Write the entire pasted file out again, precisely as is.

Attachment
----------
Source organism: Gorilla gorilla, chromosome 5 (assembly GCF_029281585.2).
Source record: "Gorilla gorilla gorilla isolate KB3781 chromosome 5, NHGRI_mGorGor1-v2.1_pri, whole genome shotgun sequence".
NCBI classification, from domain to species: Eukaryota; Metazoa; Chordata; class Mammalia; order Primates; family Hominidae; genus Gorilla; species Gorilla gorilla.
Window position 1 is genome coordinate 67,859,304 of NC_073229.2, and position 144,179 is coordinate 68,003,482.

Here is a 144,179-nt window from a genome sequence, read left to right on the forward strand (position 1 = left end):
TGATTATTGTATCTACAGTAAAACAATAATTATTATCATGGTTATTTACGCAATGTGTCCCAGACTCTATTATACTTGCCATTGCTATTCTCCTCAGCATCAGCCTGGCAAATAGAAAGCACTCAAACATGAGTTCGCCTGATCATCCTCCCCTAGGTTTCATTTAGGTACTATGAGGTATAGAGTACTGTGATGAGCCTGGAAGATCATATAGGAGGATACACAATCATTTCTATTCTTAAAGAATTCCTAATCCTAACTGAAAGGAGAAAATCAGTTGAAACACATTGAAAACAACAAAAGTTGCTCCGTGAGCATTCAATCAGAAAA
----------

Source organism: Gorilla gorilla, chromosome 5 (assembly GCF_029281585.2).
Source record: "Gorilla gorilla gorilla isolate KB3781 chromosome 5, NHGRI_mGorGor1-v2.1_pri, whole genome shotgun sequence".
NCBI classification, from domain to species: Eukaryota; Metazoa; Chordata; class Mammalia; order Primates; family Hominidae; genus Gorilla; species Gorilla gorilla.
Window position 1 is genome coordinate 67,859,304 of NC_073229.2, and position 144,179 is coordinate 68,003,482.

Here is a 144,179-nt window from a genome sequence, read left to right on the forward strand (position 1 = left end):
TGATTATTGTATCTACAGTAAAACAATAATTATTATCATGGTTATTTACGCAATGTGTCCCAGACTCTATTATACTTGCCATTGCTATTCTCCTCAGCATCAGCCTGGCAAATAGAAAGCACTCAAACATGAGTTCGCCTGATCATCCTCCCCTAGGTTTCATTTAGGTACTATGAGGTATAGAGTACTGTGATGAGCCTGGAAGATCATATAGGAGGATACACAATCATTTCTATTCTTAAAGAATTCCTAATCCTAACTGAAAGGAGAAAATCAGTTGAAACACATTGAAAACAACAAAAGTTGCTCCGTGAGCATTCAATCAGAAAA